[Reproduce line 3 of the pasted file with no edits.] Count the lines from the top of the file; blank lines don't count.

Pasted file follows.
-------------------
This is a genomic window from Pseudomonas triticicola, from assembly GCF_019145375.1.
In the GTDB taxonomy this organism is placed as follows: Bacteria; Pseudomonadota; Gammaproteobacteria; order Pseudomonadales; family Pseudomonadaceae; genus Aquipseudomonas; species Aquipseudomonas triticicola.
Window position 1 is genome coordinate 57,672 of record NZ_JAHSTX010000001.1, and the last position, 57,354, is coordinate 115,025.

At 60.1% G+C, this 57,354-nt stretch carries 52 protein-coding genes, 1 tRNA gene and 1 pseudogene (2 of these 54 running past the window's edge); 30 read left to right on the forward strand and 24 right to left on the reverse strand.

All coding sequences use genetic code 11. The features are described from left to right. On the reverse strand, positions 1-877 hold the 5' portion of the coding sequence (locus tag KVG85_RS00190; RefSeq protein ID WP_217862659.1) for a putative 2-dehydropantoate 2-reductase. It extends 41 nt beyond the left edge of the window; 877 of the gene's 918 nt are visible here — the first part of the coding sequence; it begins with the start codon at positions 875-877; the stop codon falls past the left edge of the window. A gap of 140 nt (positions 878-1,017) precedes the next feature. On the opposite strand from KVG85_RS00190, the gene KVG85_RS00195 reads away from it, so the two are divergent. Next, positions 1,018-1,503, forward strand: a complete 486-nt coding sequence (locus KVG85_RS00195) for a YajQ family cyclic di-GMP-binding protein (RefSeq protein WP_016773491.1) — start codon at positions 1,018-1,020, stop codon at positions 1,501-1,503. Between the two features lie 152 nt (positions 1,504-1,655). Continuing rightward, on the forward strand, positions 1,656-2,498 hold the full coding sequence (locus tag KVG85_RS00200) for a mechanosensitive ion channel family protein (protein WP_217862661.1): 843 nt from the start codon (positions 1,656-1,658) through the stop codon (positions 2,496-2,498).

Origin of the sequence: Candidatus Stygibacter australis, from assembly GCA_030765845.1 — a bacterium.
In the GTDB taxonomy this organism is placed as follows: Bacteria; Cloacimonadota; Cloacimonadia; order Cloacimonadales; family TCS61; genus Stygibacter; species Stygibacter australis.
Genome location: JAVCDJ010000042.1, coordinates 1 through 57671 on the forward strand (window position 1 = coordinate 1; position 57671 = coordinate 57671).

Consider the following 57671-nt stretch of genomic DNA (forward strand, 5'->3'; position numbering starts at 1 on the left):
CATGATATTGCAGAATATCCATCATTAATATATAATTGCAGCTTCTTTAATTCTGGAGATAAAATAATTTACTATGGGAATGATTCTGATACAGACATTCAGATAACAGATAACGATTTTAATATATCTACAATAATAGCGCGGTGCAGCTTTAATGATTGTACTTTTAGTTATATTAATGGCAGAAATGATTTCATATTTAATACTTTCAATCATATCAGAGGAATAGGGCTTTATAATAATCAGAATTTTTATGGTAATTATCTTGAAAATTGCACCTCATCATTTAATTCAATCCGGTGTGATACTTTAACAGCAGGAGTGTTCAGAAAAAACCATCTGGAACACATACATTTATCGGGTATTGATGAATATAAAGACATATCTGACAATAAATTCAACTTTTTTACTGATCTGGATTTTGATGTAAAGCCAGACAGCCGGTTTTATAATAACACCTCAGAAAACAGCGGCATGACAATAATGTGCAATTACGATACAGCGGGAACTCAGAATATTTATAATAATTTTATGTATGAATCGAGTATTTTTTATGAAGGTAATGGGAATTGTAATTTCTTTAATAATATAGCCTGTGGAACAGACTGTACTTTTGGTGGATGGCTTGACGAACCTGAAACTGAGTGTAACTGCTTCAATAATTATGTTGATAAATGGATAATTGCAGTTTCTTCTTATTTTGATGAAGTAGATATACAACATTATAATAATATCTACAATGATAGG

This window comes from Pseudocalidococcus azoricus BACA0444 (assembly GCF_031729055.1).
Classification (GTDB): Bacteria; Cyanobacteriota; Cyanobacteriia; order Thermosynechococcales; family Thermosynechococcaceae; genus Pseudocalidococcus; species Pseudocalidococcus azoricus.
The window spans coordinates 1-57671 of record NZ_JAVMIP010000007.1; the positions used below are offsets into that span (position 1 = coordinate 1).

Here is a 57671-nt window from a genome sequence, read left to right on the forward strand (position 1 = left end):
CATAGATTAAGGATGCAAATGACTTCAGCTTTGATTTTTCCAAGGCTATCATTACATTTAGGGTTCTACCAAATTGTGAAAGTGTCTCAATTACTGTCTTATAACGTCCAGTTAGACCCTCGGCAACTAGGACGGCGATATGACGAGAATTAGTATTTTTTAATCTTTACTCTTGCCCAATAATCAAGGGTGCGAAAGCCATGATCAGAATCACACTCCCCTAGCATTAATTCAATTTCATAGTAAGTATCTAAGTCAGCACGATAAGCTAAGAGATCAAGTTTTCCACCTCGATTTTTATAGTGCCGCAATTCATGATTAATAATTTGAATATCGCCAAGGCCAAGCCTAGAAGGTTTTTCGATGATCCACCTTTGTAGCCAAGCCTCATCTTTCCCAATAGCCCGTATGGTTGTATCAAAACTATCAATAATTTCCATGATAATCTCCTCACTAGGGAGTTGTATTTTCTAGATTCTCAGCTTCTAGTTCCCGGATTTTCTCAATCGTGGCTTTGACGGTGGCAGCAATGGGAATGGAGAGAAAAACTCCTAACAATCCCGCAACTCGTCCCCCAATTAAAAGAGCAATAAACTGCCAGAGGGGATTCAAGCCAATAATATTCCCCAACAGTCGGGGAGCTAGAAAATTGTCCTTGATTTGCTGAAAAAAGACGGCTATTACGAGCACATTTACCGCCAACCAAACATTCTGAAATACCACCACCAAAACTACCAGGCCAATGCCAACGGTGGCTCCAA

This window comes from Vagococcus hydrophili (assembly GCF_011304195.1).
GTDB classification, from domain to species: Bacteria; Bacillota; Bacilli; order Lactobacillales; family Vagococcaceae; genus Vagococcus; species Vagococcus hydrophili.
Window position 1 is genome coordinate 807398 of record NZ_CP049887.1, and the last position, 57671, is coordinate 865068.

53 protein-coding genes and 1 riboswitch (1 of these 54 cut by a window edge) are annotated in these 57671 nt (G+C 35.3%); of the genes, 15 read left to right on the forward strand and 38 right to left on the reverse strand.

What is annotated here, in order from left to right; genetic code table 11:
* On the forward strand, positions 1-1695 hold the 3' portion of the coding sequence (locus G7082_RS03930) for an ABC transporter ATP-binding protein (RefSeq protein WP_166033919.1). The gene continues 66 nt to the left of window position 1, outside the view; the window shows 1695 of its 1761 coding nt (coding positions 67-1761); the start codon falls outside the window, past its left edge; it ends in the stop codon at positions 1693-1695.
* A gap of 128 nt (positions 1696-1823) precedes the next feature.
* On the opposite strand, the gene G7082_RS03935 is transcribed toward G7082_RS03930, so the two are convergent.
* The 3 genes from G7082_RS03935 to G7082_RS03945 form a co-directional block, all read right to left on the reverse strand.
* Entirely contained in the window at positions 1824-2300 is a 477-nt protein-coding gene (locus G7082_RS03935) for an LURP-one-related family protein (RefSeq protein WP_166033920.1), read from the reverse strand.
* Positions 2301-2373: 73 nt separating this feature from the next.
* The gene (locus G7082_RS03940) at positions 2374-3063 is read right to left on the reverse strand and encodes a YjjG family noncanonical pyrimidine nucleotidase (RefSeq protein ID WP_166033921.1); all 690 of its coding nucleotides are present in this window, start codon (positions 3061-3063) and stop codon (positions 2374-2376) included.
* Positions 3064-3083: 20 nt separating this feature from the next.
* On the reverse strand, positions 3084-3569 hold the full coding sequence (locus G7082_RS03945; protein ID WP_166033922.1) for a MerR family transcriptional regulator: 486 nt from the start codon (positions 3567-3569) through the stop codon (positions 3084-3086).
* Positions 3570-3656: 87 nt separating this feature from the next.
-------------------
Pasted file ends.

Window position 1 is genome coordinate 57,672 of record NZ_JAHSTX010000001.1, and the last position, 57,354, is coordinate 115,025.